Amy Kalkbrenner's study, published this week online at the journal Epidemiology, showed that pollution's impact on autism rates in North Carolina is similar to results of pollution-autism studies in California -- despite weather and climate differences between the two states. In addition, the work of Kalkbrenner and her colleagues, building on previous studies, showed that women in the third trimester of pregnancy were more susceptible to the damaging effects of air pollution on their unborn child.

"It adds another piece supporting the hypothesis that environmental chemicals are part of the autism puzzle," says Kalkbrenner, an assistant professor in UWM's Joseph J. Zilber School of Public Health. Autism, a spectrum of disorders affecting interpersonal relations and work achievement, now affects some 1 in 68 children in the U.S.

Her research team focused on exposure to coarse and fine particulate matter, known as PM10, which arises in part from traffic-related air pollution...Researchers used a new, more exact tool to measure the levels of particulate matter in smaller slices of time, based on pollution at the family's address during pregnancy. With this method, they were able to compare exposures during specific weeks of pregnancy. The approximately one thousand children who later developed some form of autism spectrum disorders were then compared to all other children.

Reasons for increased susceptibility in the third trimester of pregnancy are not known at this time. However, Kalkbrenner says this finding is consistent with theories that show links between autism and altered brain network development, specifically synaptic connections that are developing during the final months of pregnancy.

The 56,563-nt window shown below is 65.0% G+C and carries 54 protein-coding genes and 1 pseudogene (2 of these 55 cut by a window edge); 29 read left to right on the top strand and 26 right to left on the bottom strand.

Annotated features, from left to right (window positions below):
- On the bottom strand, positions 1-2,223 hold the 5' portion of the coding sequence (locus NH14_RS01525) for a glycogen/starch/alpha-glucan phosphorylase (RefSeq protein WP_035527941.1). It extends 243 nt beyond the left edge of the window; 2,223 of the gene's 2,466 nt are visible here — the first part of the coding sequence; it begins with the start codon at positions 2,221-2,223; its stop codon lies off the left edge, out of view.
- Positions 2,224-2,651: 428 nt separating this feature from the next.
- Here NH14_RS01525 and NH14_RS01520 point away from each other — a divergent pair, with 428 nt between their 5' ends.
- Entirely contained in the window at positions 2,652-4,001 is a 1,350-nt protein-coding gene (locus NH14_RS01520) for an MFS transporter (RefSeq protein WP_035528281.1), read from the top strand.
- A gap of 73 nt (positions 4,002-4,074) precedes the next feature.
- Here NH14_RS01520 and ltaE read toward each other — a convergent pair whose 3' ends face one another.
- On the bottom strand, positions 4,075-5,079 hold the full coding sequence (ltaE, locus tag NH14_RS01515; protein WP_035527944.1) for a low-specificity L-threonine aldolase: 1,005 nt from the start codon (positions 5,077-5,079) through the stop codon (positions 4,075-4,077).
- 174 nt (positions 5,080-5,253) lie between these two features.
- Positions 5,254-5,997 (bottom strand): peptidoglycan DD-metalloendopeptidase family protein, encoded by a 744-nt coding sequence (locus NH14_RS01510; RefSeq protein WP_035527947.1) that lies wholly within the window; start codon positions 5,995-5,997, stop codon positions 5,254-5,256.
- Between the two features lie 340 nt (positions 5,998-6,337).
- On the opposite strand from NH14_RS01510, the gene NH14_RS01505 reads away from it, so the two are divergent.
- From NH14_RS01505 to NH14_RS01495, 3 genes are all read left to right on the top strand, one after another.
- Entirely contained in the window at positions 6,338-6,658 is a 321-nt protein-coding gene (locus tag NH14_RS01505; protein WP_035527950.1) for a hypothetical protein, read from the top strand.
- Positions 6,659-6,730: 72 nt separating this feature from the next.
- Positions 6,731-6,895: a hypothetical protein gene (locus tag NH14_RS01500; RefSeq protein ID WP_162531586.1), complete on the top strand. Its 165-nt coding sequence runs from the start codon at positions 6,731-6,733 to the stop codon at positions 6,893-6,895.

The researchers of this study looked at proximity to farm fields (how close a pregnant woman lives to a farm) and certain farm pesticides and found a link between exposure to farm pesticides during pregnancy and having a child with autism. But too bad they didn't also include pesticide exposures from homes (for pest control), gardens, and yards which would have given a more accurate measure of total exposure. However, it's a start. From Science Daily:

Association found between maternal exposure to agricultural pesticides and autism

Pregnant women who lived in close proximity to fields and farms where chemical pesticides were applied experienced a two-thirds increased risk of having a child with autism spectrum disorder or other developmental delay, a study by researchers with the UC Davis MIND Institute has found. The associations were stronger when the exposures occurred during the second and third trimesters of the women's pregnancies.